I agree that we have already moved far beyond the point where heterosexual marriage can be claimed to be a stabilizing force, since we see many countries who have gender-queer equality, and society has not broken apart. I have a friend who spent a number of years living in Sweden as an ex-pat. One of the first Sundays at church, they were talking about culture shock. Several members of their ex-pat ward reminded my friend that they were now living in a culture old enough to know how to change well, when change was both good and inevitable, and to fight that which could destroy the culture. While as Americans we like to both feel superior to others, and brag about the “peaceful” way political power changes hands according to the will of the people, the reality is that most people do not change how they think about the world, just because an election is lost. I think this is a case of some that that is good, and inevitable, that will be something where those who fight it to the death, will wake up after there is nothing left to fight, and realize they have been living with this fight lost already.

  2. Seth R. permalink

    Andrew, I’m tempted to suggest you go rent a few episodes of Girls Gone Wild and get back to me on whether women are chattel or not in our modern society.

    How many dates is it now before the woman is required to “put out” for the guy in order to keep dating?

    And don’t talk about the security afforded women in our modern social context of free relationships until you’ve dealt with the aftermath of divorce. I’ve seen too many households financially devastated by divorce, where the women had no leverage to get much of anything from their husband (except custody of the kids). I can’t honestly say these women are better off in the aggregate than their ancestors were.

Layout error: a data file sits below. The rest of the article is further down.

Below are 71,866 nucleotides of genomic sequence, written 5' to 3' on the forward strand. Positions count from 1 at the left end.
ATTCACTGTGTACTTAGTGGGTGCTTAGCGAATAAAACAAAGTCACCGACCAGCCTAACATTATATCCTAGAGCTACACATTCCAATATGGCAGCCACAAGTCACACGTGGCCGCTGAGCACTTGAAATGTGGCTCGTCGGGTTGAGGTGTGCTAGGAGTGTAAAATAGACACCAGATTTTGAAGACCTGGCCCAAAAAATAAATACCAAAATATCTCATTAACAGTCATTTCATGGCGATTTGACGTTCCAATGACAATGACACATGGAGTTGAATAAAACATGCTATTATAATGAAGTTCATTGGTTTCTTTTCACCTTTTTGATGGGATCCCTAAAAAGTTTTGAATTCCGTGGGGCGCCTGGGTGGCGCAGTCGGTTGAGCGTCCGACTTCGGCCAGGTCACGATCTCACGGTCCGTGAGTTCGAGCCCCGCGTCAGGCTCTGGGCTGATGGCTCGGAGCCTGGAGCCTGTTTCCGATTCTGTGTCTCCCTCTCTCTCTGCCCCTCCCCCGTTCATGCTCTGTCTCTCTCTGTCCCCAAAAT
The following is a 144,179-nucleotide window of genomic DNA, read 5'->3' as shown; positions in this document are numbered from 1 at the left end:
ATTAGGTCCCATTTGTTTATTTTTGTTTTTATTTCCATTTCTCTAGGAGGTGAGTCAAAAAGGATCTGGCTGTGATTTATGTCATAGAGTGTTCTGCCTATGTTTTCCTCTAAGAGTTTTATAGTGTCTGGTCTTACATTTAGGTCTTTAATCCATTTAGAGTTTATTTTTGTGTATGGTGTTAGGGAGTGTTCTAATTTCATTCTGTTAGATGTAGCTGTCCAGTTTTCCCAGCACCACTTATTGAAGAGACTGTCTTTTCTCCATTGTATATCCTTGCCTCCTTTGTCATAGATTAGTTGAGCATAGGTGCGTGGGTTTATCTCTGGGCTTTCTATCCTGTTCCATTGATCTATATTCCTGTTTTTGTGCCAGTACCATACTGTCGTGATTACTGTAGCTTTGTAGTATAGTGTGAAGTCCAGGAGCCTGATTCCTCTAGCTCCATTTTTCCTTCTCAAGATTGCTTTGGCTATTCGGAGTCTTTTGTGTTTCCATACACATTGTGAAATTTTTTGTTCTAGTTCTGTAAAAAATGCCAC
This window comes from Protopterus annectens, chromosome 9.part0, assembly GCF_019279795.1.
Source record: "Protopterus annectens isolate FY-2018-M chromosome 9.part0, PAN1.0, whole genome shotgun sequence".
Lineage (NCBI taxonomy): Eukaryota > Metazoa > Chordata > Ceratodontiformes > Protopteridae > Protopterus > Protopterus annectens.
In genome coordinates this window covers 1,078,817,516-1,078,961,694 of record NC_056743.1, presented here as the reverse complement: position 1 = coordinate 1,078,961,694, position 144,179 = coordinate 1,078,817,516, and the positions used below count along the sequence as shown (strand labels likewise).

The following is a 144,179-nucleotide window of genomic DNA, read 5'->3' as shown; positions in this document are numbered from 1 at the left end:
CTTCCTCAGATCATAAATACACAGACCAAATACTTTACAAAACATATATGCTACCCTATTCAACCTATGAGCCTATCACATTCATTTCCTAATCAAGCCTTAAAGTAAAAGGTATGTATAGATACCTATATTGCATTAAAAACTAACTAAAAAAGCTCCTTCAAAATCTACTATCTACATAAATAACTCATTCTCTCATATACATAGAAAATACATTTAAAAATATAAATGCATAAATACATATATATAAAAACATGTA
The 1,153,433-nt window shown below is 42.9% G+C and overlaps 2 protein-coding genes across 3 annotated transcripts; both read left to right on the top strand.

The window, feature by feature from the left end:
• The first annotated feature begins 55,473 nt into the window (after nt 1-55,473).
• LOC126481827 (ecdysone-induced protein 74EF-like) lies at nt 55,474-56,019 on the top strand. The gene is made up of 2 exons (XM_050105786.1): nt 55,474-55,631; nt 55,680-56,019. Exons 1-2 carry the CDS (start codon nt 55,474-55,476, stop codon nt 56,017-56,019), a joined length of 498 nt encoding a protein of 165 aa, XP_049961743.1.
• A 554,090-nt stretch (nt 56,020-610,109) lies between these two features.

Actually, genderless marriage is a perfectly apt term.

    Because we are talking about an institution. It’s a term describing an institution, not people.

    Your response was “well these gay men and women aren’t confused about their genders.” It misses the point entirely. Because we weren’t talking about gay individuals in the first place. We were talking about the nature of the INSTITUTION. And the institution, under this reform, becomes genderless. The description is completely accurate. You performed subtle sleight of hand in your analysis of this term. You quickly shifted the focus to gay individuals, and seemed to assume that these individuals were all the term was referring to. It wasn’t even considered that the institution might be a separate identity all of its own. That an institution is capable of taking on a life of its own beyond the circumstances of the individuals you’re making examples of. If you talk in terms of the institution, the effect of this reform is to render gender irrelevant to marriage. Thus “genderless marriage.”

    Unwittingly (I presume) your attempt to challenge the term with individual examples highlights a recurring theme I’ve seen in the gay marriage movement. They are always, always, ALWAYS thinking at the individual level, the anecdotal level, the micro level. That’s where their pleas are directed, that’s where their arguments are directed. And rarely ever do they show any interest in the institutional level, the societal level, the macro level.

    So someone is claiming that marriage is an institution meant to foster the biological creation of, and raising of children?

    Respond immediately with individual anecdotes of childless couples.

    Is someone talking about how – on the aggregate – gay marriage will collapse the paradigm of child care giving in society?

    Respond again with anecdotes of caring gay parents and immediately boil it down to your own personal response – “well, I personally would never treat marriage as less about children because of this.”